$14.3 billion for Title I a 63 percent increase since 2001 to continue driving improvement through NCLB. Last year, fourth and eighth graders achieved the highest math scores on record. African-American and Hispanic students are making significant progress, posting all-time highs in a number of categories.
$1 billion for effective, research-based literacy instruction through Reading First.
$300 million for Pell Grants for Kids. The Federal Pell Grant program, which students can use to attend the public or private college of their choice, Pell Grants for Kids would offer scholarships to low-income children in underperforming elementary and secondary schools, including high schools with significant dropout rates, to help them with the costs of attending an out-of-district public school or nearby private or faith-based school.
$491 million for School Improvement Grants to help turn around schools in need of improvement.
$95 billion in financial aid to help 10.9 million students pay for college.
A $2.6 billion increase in annual appropriations for Pell Grants. This investment, together with funding provided by the College Cost Reduction and Access Act, will support a maximum Pell Grant of $4,800 in 2009, and allow the maximum grant to rise to $5,400 by 2012.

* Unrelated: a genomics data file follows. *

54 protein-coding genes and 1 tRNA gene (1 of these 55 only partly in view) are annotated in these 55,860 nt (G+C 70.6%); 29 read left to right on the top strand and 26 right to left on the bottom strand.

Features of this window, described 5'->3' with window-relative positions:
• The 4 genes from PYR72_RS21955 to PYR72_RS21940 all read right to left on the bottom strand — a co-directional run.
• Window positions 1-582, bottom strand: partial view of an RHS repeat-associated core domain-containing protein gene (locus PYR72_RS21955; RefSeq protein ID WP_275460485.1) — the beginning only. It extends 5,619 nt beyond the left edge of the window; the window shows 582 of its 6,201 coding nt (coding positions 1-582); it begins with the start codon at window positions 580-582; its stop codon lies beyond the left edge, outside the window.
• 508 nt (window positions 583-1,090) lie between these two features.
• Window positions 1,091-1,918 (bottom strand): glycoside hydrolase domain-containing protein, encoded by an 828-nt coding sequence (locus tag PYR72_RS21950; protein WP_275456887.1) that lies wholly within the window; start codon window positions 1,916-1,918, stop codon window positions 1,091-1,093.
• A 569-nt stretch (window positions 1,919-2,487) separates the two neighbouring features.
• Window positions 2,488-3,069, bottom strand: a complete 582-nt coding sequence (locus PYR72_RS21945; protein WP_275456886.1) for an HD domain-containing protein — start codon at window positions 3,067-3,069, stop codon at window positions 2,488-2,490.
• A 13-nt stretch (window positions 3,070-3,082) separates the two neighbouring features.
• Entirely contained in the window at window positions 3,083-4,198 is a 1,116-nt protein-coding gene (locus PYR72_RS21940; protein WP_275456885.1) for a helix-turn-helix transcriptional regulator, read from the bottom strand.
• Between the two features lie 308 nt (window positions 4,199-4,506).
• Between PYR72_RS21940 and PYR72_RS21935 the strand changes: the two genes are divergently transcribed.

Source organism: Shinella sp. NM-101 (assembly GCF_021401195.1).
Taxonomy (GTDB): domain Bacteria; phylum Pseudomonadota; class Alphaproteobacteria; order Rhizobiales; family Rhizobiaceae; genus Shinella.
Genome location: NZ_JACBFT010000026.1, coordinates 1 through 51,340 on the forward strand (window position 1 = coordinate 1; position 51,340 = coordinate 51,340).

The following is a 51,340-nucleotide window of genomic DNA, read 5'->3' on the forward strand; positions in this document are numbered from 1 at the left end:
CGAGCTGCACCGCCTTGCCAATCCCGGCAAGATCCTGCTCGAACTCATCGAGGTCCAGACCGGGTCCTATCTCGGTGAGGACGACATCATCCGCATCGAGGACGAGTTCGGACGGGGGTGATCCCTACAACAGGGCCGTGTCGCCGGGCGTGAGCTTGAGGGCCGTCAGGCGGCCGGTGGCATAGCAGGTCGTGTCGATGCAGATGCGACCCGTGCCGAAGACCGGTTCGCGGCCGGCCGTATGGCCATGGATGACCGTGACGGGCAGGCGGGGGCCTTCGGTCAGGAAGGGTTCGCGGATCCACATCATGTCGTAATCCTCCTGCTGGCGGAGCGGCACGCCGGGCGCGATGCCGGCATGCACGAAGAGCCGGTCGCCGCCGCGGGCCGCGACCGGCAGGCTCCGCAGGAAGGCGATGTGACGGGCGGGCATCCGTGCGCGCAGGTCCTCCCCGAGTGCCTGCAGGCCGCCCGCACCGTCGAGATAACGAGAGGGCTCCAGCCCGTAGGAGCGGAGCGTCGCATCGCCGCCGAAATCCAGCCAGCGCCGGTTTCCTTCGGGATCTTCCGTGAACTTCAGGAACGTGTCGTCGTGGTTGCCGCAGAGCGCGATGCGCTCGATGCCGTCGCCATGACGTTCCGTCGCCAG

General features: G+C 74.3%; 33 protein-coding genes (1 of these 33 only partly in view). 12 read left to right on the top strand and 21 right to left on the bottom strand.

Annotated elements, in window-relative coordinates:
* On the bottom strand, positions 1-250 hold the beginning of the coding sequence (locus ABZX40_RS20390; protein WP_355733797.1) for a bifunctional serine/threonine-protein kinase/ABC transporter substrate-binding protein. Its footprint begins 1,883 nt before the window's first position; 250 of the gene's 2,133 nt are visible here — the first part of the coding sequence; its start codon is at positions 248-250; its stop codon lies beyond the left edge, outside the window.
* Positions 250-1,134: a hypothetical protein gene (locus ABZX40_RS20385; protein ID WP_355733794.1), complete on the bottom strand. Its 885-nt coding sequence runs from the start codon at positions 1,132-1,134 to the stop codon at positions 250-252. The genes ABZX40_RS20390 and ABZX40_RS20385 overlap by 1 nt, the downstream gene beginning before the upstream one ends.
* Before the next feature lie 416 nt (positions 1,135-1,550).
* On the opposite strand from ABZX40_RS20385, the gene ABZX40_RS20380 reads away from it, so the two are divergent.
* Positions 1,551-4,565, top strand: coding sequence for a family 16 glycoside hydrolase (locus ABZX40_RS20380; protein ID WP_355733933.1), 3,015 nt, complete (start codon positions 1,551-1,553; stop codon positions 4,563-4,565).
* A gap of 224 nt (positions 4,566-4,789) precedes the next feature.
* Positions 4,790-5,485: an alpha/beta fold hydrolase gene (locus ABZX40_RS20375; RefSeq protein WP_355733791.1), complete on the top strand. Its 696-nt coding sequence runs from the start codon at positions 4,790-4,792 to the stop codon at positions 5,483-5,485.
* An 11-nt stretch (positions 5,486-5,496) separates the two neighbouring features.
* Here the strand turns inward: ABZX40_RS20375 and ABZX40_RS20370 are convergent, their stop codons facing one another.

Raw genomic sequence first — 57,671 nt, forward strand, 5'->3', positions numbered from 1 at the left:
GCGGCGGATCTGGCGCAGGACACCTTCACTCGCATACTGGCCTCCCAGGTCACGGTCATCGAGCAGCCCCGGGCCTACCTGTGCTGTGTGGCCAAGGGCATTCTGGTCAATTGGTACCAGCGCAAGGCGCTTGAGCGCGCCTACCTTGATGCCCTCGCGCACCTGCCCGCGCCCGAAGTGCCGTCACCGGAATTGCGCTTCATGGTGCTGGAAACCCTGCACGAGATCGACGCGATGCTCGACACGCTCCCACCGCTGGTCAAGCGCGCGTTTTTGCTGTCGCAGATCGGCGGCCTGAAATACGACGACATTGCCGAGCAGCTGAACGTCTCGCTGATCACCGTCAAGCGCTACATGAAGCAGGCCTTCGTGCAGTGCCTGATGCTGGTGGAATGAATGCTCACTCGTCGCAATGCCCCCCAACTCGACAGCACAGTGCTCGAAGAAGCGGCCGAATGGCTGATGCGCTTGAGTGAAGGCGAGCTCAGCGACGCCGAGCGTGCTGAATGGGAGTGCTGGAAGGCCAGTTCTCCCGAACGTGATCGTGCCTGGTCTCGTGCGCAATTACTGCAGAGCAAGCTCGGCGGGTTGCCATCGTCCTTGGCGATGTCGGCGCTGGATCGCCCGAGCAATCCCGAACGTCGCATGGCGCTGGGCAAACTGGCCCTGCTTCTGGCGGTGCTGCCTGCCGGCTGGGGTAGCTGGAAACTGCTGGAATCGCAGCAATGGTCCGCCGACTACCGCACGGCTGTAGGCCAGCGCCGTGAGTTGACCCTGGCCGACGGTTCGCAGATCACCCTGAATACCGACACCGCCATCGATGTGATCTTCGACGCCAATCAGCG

Keeps the U.S. the most innovative nation in the world by implementing the American Competitiveness Initiative (ACI).
$12.2 billion total for the National Science Foundation, DoE's Office of Science, and the National Institute of Standards and Technology, an overall funding increase of $1.6 billion, or 15 percent, above the 2008 enacted total of $10.6 billion.
The President's FY 2009 Budget returns ACI research to a doubling path to ensure this consensus national priority objective is realized.
Increases energy security by focusing on renewables, accelerating technological breakthroughs, and expanding traditional sources to reduce our reliance on foreign oil.
$400 million as the first installment of a three-year, $2 billion U.S. commitment to an international clean energy technology fund that will increase and accelerate the deployment of clean technologies in developing nations to help confront climate change.
Doubles the capacity of the Strategic Petroleum Reserve to 1.5 billion barrels.
Nuclear power: $242 million for Nuclear Power 2010 to promote the licensing of new nuclear plants through an industry cost-shared effort with streamlined regulatory processes. $302 million for Advanced Fuel Cycle Initiative research and development.
Coal: $648 million for research, development, and demonstration of advanced coal technologies. This represents a $197 million increase from the President's FY2008 request and is the largest amount requested for DOE's coal program in more than 25 years. With private sector match, this budget represents an approximate $1 billion investment in advanced technologies that can produce power from coal with significantly lower carbon emissions.
Keeps America Safe
Supports the national defense and funding for America's troops.
$515 billion for the Department of Defense base budget a nearly 74 percent increase since the President took office to support military readiness and continue the transformation of our military to meet twenty-first century threats.
$70 billion for an emergency allowance to support activities related to the Global War on Terror that help achieve the strategic goal of creating free, democratic, and self-governed ally nations in Iraq and Afghanistan.